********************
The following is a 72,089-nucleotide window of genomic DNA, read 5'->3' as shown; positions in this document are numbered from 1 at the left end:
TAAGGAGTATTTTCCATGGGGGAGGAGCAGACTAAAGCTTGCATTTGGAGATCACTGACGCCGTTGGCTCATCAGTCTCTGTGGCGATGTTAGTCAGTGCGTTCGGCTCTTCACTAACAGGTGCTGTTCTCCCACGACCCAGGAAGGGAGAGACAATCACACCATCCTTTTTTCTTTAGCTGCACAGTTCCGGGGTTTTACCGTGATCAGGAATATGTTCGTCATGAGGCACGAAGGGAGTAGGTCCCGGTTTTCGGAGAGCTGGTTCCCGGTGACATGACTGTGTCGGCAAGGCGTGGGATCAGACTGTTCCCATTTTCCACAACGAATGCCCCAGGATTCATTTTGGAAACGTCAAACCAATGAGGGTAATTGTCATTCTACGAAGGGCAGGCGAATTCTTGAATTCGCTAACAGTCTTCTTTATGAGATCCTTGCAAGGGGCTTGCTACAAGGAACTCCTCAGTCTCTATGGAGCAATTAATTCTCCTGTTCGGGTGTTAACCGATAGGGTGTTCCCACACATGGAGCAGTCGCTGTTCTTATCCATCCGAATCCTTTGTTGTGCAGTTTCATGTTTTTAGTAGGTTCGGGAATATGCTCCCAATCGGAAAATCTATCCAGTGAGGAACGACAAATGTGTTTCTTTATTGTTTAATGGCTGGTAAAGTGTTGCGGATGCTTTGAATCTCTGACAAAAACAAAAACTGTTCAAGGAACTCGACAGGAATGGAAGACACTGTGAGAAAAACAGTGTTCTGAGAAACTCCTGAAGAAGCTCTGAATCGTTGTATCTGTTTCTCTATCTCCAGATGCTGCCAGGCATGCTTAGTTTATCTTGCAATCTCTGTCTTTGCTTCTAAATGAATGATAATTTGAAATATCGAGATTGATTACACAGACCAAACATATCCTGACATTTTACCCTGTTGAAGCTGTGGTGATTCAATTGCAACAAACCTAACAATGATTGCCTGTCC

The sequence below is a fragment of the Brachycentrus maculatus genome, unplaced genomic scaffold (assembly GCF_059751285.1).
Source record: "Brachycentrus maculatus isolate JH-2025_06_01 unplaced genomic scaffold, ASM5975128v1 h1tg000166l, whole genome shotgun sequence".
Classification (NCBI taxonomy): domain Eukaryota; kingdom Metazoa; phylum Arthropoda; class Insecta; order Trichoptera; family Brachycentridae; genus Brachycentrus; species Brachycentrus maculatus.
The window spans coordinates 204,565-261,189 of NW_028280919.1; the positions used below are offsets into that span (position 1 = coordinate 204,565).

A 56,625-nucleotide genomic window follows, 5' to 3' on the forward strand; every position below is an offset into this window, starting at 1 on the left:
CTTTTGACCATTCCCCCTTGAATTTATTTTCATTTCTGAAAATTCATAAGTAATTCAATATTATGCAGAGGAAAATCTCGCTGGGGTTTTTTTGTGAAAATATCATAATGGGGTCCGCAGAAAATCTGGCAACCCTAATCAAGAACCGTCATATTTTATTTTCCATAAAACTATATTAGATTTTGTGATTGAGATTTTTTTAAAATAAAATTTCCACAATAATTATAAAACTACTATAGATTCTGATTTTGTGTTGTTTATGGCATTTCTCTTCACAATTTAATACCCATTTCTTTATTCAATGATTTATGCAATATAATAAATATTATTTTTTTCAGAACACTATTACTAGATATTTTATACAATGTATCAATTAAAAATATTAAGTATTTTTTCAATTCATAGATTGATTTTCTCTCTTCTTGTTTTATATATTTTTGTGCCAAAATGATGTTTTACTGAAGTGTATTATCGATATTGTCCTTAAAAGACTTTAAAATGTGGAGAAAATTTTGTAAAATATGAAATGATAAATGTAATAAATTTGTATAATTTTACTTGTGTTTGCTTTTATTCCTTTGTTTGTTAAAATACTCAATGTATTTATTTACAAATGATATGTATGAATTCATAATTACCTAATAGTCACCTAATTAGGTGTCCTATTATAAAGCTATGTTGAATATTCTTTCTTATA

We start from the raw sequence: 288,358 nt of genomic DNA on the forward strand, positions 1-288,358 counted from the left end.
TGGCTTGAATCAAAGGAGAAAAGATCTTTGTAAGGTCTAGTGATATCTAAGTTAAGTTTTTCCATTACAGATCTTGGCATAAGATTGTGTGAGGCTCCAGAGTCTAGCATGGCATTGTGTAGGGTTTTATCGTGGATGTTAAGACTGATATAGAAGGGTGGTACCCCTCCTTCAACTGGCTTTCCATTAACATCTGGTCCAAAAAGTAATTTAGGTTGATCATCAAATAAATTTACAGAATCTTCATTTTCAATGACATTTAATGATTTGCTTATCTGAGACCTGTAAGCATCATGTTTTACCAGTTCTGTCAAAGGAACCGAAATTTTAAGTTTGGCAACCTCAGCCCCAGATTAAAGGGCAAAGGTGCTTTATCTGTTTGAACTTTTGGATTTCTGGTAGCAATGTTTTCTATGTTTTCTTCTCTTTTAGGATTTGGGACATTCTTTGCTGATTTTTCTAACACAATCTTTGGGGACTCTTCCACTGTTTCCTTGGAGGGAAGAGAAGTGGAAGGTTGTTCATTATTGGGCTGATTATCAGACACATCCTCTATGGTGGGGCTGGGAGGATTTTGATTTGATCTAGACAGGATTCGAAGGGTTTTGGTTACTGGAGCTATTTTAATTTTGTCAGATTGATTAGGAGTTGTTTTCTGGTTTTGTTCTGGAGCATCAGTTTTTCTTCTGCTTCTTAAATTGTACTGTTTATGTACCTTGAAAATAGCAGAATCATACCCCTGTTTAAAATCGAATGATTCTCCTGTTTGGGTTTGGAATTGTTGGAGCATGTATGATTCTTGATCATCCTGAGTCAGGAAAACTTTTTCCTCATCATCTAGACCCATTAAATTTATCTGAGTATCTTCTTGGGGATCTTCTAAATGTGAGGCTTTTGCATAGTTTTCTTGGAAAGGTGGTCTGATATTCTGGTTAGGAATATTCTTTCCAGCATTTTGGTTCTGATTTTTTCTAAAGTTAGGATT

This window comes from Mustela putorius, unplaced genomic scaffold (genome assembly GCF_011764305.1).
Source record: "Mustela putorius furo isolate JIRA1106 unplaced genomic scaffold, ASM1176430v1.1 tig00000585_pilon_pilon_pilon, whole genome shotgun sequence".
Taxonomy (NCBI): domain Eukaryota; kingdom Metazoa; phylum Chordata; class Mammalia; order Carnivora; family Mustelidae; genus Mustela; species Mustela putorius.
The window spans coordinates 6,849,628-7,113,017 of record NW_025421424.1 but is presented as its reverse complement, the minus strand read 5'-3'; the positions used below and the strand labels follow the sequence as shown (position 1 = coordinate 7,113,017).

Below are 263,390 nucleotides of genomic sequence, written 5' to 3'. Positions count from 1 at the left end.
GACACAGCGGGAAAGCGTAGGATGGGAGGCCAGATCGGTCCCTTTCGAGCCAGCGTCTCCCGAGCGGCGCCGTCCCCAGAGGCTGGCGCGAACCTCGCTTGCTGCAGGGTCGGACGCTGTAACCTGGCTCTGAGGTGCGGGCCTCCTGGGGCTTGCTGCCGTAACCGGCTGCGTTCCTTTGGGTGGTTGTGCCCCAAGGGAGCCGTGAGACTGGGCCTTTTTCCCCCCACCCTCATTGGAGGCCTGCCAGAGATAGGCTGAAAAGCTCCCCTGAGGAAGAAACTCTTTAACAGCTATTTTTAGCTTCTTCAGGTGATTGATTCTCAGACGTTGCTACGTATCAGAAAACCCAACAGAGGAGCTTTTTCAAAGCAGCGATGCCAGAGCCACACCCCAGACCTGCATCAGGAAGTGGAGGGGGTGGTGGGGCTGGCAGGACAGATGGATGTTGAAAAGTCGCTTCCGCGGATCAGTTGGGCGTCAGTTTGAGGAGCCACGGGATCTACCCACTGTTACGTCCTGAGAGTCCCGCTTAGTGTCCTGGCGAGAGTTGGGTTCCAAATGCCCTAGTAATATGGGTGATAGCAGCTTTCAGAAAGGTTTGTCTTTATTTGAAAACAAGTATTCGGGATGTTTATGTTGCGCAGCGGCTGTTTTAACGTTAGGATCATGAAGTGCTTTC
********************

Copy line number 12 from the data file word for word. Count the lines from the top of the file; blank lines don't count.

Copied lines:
Source record: "Mustela putorius furo isolate JIRA1106 unplaced genomic scaffold, ASM1176430v1.1 tig00000585_pilon_pilon_pilon, whole genome shotgun sequence".